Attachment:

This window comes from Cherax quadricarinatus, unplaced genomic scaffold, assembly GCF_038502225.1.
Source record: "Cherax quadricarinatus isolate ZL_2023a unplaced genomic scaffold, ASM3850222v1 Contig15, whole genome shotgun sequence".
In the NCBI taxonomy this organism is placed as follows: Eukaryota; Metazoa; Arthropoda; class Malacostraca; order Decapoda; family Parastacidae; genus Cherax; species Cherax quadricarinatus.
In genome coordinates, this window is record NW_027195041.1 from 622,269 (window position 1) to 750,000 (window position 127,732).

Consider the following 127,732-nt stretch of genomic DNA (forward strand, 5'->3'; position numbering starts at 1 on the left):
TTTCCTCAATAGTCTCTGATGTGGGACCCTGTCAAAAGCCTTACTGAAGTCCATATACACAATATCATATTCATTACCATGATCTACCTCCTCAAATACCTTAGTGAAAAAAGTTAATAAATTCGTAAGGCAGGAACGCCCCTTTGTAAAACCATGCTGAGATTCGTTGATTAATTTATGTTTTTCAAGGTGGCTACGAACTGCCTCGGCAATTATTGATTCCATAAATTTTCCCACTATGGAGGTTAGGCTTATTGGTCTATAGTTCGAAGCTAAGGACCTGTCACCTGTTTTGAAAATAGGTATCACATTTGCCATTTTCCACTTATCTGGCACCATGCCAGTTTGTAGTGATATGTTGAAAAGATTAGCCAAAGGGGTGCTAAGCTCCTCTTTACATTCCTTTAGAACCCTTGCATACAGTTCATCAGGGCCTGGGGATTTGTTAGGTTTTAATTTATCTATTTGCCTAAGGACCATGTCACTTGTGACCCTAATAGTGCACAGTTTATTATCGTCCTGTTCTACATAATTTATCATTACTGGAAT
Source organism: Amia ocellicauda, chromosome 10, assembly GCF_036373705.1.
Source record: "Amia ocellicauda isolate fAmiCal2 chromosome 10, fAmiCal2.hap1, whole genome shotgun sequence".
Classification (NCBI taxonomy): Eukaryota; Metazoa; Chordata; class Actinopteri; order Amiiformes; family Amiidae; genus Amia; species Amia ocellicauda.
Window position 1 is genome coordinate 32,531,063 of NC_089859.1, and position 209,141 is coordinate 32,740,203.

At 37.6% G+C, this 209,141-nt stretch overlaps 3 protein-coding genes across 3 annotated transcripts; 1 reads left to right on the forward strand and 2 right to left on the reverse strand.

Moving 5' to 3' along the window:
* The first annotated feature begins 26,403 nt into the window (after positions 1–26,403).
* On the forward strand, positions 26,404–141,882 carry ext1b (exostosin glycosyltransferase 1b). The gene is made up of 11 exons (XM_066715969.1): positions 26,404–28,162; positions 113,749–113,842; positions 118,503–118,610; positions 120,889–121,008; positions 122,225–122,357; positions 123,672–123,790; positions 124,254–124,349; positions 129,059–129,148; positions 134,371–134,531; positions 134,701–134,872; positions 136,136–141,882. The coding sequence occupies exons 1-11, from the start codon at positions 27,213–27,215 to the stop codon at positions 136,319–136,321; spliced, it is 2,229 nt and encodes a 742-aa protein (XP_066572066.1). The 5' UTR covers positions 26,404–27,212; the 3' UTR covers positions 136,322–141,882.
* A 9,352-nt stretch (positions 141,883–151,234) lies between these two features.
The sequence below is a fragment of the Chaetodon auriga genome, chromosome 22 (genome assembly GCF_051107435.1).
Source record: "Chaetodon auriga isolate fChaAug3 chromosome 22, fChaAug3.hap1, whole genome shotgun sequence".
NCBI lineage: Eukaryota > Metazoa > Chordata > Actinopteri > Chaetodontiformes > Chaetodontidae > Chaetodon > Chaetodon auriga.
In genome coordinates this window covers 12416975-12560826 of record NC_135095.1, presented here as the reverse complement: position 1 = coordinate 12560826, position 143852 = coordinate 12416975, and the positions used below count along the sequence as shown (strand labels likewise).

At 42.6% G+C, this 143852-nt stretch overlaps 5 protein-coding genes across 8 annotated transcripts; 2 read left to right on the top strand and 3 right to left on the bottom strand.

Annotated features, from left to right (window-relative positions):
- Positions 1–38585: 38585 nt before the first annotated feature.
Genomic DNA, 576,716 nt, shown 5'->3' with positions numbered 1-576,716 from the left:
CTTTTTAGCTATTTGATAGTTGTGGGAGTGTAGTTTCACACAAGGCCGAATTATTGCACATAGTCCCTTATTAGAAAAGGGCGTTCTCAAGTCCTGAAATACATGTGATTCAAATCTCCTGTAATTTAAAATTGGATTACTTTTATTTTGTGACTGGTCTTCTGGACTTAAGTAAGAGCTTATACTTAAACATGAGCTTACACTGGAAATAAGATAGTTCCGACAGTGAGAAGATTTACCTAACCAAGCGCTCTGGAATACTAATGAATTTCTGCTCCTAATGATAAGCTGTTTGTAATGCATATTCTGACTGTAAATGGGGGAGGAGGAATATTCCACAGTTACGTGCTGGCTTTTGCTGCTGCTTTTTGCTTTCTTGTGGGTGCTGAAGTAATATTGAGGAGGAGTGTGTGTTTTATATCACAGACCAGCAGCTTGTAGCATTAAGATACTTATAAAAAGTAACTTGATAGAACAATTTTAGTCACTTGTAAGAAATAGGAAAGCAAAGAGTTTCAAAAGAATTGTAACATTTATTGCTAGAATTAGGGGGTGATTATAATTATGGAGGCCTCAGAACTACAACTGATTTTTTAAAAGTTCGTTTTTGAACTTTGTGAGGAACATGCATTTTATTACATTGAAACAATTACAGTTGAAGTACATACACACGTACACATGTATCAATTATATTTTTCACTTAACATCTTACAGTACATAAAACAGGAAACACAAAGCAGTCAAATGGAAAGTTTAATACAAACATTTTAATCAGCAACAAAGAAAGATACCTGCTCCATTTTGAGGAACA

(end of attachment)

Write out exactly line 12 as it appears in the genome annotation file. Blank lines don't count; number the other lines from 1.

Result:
Moving 5' to 3' along the window: